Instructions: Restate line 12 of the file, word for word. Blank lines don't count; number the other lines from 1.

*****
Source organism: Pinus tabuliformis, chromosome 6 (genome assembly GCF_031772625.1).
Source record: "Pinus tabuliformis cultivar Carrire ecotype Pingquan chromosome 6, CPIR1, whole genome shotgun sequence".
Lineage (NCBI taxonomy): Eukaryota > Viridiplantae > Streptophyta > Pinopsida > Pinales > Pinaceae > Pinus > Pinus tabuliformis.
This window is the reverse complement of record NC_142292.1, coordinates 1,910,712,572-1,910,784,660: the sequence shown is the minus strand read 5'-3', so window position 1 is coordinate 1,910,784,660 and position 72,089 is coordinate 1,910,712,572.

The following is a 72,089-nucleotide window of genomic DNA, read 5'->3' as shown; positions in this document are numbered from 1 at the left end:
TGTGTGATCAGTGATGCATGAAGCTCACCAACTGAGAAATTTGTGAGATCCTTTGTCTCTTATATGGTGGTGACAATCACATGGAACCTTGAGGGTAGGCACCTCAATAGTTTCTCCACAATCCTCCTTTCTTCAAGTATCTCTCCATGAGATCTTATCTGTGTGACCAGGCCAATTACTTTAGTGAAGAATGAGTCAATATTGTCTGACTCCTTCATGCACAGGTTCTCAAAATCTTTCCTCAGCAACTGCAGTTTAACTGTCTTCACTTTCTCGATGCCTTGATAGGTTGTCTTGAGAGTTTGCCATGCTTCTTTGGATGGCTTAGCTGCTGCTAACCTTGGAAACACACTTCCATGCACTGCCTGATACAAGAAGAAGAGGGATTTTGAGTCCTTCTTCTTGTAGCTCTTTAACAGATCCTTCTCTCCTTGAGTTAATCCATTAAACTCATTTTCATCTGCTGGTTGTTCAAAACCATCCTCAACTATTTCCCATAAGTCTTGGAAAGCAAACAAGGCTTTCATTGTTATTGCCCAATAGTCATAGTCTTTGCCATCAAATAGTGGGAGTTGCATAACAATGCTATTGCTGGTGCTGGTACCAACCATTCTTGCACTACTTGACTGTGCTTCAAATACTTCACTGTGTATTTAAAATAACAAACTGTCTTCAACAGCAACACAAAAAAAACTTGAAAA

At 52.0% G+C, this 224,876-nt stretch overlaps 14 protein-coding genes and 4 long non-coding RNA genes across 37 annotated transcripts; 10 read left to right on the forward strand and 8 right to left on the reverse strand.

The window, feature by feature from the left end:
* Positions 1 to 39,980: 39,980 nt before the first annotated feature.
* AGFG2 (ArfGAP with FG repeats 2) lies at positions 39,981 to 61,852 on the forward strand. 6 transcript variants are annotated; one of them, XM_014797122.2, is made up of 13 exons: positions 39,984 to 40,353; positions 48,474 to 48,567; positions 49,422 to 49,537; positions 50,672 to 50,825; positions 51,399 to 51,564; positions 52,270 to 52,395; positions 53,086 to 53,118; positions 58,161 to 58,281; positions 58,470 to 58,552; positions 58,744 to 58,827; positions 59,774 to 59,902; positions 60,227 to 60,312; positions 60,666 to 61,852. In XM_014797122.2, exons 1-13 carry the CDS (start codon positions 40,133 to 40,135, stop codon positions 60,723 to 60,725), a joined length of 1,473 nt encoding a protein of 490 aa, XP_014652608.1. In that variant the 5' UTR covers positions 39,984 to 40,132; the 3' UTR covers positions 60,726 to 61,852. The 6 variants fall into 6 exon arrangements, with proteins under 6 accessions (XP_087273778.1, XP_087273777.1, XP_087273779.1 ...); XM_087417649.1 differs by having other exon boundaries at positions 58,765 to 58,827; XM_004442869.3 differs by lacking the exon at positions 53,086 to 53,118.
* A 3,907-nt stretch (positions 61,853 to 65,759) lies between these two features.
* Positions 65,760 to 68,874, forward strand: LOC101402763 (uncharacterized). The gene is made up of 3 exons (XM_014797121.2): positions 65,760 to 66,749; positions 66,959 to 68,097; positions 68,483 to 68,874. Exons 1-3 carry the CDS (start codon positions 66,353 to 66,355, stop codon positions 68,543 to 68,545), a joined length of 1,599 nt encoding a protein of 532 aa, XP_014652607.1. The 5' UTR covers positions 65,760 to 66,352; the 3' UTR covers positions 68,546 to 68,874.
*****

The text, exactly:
* Positions 65,760 to 68,874, forward strand: LOC101402763 (uncharacterized). The gene is made up of 3 exons (XM_014797121.2): positions 65,760 to 66,749; positions 66,959 to 68,097; positions 68,483 to 68,874. Exons 1-3 carry the CDS (start codon positions 66,353 to 66,355, stop codon positions 68,543 to 68,545), a joined length of 1,599 nt encoding a protein of 532 aa, XP_014652607.1. The 5' UTR covers positions 65,760 to 66,352; the 3' UTR covers positions 68,546 to 68,874.